Interactive Data Visualization is becoming a hot trend in the interactive marketing world and the Many Eyes Website has some great examples. One in particular is the World Map of Social Networks created by user Vincos that was posted here. The link has an interactive version of the map so check it out. For the purposes of this blog post, I’ve included the image below:
How accurate is this? I’m not sure and haven’t had time to fact check what the largest social network is in Belarus. But, one thing this shows that’s definitely accurate is how fast MySpace fell off the global map and how quickly Facebook has risen to global dominance. This is also accurately reflected in recent Compete stats (as my compadre Jack pointed out):
What is also apparent (and disturbing) is that in this 21st century world, we still have many countries in Africa that are not connected and are getting left behind in this latest social media / internet revolution…
As a child, growing up in suburban Washington D.C., I can remember some of the rules we were taught to avoid predators. Sure, there are the obvious ones like don’t talk to strangers, but there were also the less obvious ones (at least to me as a child) like “don’t wear jerseys or athletic jackets with your name on it, because predators could pretend to know you.” Predators, it seemed, were everywhere and they wanted to do terrible terrible things to me. Then the news came out that statistically, a predator is most likely to already know the child (and vice versa). Thanks to my neurotic family, I grew up fearing everyone.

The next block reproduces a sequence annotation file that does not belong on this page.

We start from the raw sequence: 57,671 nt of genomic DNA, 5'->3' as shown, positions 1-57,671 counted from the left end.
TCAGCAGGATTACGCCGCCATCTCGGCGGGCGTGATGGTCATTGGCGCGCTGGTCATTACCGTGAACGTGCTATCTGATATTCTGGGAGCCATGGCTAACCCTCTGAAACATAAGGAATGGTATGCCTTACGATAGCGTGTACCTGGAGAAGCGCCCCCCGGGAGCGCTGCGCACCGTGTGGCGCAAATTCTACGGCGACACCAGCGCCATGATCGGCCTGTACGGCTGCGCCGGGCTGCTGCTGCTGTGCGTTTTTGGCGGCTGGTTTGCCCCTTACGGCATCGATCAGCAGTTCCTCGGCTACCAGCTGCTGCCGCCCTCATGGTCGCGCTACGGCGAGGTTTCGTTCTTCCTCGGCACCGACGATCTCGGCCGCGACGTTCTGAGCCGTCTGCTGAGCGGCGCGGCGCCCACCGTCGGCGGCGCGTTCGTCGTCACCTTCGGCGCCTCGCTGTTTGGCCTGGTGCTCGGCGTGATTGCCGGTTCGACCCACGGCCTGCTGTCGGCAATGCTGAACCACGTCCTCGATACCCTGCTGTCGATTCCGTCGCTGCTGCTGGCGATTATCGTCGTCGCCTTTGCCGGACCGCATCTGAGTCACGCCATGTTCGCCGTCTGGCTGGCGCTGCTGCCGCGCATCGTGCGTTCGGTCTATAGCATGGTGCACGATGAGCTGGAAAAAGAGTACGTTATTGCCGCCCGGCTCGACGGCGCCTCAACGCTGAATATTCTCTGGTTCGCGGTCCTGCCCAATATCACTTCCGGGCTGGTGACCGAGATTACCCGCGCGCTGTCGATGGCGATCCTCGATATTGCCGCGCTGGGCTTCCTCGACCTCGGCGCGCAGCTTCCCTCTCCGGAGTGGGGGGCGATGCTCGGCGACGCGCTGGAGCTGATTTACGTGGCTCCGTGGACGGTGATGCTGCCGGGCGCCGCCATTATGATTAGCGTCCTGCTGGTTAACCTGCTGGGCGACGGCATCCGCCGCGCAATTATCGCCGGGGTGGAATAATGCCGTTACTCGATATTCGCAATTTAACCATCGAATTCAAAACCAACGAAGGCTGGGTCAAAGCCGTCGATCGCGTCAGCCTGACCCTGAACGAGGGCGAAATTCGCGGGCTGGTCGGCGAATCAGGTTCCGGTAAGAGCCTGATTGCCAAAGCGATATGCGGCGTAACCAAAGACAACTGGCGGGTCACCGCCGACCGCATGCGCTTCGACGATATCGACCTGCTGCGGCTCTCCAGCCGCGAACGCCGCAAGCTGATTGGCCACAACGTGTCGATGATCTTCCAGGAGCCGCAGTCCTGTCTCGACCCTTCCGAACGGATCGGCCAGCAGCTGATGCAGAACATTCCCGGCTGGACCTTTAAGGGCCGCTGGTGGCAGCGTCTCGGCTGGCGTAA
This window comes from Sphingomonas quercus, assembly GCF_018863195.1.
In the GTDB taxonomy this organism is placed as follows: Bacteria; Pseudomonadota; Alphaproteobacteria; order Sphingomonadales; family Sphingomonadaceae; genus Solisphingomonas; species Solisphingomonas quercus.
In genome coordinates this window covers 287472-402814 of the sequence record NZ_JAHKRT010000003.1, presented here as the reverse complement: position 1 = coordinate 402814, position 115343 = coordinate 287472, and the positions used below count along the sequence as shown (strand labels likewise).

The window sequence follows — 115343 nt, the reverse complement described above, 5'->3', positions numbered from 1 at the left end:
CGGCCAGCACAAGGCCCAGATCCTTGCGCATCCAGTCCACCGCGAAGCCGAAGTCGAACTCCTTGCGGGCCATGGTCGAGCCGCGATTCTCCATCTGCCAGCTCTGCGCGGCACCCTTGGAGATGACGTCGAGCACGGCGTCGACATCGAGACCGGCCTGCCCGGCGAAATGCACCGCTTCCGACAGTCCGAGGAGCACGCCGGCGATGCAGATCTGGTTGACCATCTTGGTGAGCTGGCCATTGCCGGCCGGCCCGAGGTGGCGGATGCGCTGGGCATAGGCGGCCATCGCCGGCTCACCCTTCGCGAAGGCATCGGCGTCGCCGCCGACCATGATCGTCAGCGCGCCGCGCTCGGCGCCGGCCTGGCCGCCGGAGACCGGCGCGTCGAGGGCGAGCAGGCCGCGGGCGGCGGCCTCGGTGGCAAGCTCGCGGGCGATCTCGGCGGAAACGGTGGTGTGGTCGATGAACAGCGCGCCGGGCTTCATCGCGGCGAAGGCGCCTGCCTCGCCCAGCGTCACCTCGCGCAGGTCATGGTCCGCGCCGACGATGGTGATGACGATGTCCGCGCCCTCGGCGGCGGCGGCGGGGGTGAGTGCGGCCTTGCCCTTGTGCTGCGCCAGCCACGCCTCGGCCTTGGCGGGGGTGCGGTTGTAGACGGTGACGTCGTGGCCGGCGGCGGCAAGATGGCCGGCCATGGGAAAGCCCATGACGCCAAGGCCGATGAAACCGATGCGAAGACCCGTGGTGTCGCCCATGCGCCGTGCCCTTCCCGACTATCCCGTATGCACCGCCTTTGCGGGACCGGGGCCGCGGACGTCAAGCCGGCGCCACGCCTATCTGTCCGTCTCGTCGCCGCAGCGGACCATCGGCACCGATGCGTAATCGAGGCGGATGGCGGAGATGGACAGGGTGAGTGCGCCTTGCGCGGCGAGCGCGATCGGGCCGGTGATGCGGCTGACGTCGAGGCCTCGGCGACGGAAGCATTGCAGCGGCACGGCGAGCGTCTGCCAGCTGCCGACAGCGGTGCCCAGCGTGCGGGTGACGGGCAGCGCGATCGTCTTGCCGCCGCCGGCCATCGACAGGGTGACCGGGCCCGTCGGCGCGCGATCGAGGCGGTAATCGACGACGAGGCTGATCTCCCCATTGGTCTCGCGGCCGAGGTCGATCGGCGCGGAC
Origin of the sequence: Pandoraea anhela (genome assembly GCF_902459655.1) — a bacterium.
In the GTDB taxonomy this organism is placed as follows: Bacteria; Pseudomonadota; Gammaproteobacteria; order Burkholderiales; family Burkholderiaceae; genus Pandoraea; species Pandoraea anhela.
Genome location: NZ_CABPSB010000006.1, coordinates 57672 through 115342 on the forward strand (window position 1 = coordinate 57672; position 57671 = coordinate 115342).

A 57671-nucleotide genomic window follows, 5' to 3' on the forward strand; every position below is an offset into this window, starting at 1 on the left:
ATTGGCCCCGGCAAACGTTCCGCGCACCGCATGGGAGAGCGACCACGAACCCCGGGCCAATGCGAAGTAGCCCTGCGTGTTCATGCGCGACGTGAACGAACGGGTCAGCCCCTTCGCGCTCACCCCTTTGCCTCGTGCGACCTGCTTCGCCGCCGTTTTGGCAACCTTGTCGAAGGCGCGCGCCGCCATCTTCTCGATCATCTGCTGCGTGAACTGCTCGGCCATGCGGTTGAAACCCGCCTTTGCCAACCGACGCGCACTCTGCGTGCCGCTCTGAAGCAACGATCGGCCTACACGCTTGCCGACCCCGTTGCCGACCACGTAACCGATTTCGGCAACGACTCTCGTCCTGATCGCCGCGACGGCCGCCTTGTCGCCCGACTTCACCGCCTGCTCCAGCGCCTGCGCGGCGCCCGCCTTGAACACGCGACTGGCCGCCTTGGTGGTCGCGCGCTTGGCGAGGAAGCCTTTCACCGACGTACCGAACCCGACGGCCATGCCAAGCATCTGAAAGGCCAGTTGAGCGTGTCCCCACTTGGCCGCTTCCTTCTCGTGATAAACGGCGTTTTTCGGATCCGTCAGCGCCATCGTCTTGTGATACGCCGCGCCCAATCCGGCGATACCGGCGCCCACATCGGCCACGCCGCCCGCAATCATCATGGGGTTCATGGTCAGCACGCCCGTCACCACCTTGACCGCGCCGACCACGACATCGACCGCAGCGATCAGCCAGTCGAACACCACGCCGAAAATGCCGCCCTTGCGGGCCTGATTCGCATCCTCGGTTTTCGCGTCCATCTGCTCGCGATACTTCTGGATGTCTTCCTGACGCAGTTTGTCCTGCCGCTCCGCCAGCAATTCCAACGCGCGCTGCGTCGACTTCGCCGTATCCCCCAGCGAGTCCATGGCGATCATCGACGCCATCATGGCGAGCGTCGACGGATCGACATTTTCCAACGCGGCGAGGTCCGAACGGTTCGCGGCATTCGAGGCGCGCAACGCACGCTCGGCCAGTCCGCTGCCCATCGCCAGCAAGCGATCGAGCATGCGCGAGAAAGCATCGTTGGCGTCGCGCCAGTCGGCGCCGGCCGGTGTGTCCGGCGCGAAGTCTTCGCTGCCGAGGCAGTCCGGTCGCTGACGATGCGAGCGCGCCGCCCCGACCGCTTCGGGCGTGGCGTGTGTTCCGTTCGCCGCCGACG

As I watched social networking take hold (in particular Twitter), and people become more and more comfortable with putting essentially their entire lives online, my old neurosis started to twitch a bit. But what about the predators? Of course, MySpace and Facebook have a documented history of working to keep registered Sex Offenders off their networks. Sadly though, I think that’s just the tip of the iceberg.